Josh Marshall

Josh Marshall is editor and publisher of

Articles by Josh

I'm sorry. I just don't see it.

Mike Allen has a piece in Time arguing that Republicans are thanking their lucky stars and Democrats are shaking in their boots because of the cudgel Ned Lamont's victory in Connecticut has given them for November.

The piece runs down each of the key GOP players -- Mehlman, Cheney, Snow -- each bellowing out RNC talking points claiming that Lieberman's defeat means the Democratic party is beholden to the hard-left and ostrich-like isolationists.

Lieberman, as Mike explains, is now slated to become the martyr to isolationism whom Republicans will laud at every turn. "On television and in speeches in coming days," writes Allen, "party officials and strategists plan to talk about their respect for Lieberman as a distinguished public servant and argue that Lamont's victory represents the end of the long tradition of strong-on-national-defense Democratic leaders in the mold of Franklin Roosevelt, Harry Truman, and John F. Kennedy."

This is sad.

Not because I think any of this is true or that it will resonate with the public. Not even because I'm surprised at how easily many of my press colleagues pen stories like this recounting GOP press offensives without questioning whether it really seems likely to succeed.

What's really sad is that the nexus of national press and political operative bigwigs really needs to get over itself a bit here. Because once they do, they may actually be able to get over Joe Lieberman.

Joe Lieberman is not a world-historical figure.

He's not fighting some long twilight struggle.

He thinks he's both. But he's not.

I really don't think the Missouri senate race is going to turn on Jim Talent challenging Claire McCaskill on whether she'll endorse Ned Lamont and abandon Joe Lieberman. I don't think most voters around the country really know or care that much about Joe Lieberman. And to the extent that they know who he is, outside of the committed partisans on both sides, they don't realize or think or imagine (as the Russert/Kristol/Matalin/Broder axis does) that he's this symbolically resonant figure on whom the fate of the nation may alas rest.

The heart of the matter here is that everyone knows Joe in DC. They like him. They think he's a nice guy, which he is. His staff likes him, which also makes him seem like a nice guy. He's schmoozed the city for two decades.

But really he's just a pol who ignored his constituents, went into serious denial about a major foreign policy disaster, was more lockstep with the president's non-policy than many Republicans, and got bounced by his constituents.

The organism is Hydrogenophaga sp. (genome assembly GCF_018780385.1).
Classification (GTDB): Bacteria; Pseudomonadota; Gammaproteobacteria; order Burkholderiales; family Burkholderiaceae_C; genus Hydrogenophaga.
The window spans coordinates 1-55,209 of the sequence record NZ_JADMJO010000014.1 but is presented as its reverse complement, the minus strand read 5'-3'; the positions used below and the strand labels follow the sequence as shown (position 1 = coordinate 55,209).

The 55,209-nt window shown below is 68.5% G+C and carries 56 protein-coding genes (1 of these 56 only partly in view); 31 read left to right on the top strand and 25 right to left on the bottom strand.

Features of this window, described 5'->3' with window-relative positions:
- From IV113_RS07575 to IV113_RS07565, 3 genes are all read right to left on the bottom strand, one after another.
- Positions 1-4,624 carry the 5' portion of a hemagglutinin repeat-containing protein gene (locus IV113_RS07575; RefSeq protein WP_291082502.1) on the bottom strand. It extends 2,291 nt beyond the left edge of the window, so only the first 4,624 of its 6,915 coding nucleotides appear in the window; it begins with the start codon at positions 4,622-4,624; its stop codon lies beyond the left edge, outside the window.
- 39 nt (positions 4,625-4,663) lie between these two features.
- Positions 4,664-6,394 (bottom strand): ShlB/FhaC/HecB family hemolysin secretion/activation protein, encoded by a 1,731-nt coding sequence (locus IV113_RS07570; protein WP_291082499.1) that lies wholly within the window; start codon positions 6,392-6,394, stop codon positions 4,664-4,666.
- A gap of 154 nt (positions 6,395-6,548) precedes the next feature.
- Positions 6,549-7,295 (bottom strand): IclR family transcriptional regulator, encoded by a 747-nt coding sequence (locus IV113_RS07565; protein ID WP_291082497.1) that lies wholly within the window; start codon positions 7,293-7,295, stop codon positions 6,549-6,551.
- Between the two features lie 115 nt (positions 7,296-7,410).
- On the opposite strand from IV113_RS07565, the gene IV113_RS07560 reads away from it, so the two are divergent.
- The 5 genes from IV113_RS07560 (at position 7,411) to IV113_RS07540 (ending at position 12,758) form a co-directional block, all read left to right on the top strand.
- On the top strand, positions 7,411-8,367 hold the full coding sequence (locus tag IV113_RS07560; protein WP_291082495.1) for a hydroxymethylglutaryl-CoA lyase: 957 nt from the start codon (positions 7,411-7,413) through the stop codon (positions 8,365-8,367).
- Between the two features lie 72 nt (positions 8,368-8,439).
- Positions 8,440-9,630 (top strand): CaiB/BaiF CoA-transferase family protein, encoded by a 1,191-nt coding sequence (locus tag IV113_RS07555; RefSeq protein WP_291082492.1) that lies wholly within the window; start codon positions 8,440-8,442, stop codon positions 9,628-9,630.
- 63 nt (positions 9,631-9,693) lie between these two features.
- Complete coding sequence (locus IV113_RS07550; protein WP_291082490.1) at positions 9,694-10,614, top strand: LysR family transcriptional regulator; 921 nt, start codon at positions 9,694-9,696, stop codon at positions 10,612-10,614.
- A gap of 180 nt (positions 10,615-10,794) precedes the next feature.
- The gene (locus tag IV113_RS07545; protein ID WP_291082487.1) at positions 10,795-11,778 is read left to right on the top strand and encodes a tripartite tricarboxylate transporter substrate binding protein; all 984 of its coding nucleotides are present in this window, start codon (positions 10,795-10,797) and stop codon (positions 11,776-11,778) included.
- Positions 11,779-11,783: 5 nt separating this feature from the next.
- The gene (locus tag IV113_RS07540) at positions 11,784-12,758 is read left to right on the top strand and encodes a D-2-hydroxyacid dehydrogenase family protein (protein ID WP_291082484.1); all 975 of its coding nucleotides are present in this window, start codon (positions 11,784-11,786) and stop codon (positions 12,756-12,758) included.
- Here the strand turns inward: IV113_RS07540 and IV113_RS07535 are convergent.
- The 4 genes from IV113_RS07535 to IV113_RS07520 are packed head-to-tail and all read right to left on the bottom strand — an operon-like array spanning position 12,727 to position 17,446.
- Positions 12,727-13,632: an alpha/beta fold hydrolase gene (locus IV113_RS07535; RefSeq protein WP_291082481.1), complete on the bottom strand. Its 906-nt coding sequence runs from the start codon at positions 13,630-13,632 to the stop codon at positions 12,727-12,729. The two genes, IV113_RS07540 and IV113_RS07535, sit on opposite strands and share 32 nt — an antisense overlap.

That's politics. And that's accountability. And, really? It's not that big a deal.

Many Americans are not comfortable with the idea of just pulling out of Iraq. But the war is really unpopular. I think most Americans realize that the president thinks his Iraq policy is a rousing success and most Democrats don't. They get that. They see it. They understand it. If Republicans think the Martyrdom of Joe is going to be their killer issue, let them have at it. They're trying to knock the Dems off their stride but they're showing their desperation. The whole thing is, in both the most serious and frivolous senses of the word, a joke.

Late Update: TPM Reader DS responds ...

It's really pretty clear. If the Democrats, in an anti-incumbent, disenchanted voter year, use the Lieberman/Lamont race to show people that their votes really matter, they can hope to achieve high, anti-incumbent turnout in November.

The Republicans, of course, want to nip that notion in the bud. They want, no, they need to make this a referendum on bloggers, the far-left, poor Joe Lieberman, soft-on-terror liberals.

What the Republicans truly want to avoid is another "kick-em-out" 1994 sentiment. Should that type of thinking take hold, we get both houses of Congress, and they will do anything in their power to prevent that, even if it means martyring Say It Ain't So Joe.

Sharp-eyed TPM Reader FG alerted me late this evening that TNR part owner Marty Peretz had spent the day engaging even more than the standard extent of self-parody and that I should go over to The Plank to investigate for myself. And I was not to be disappointed when I went to look for myself.

Marty has discovered what did Joe in: Bill Clinton.

Yes, as he notes, "When Clinton came into the state, Lieberman and Lamont were running dead even in the polls, more or less. Clinton's appearance began Lieberman's decline. Within two or three days, Lieberman was down by ten points."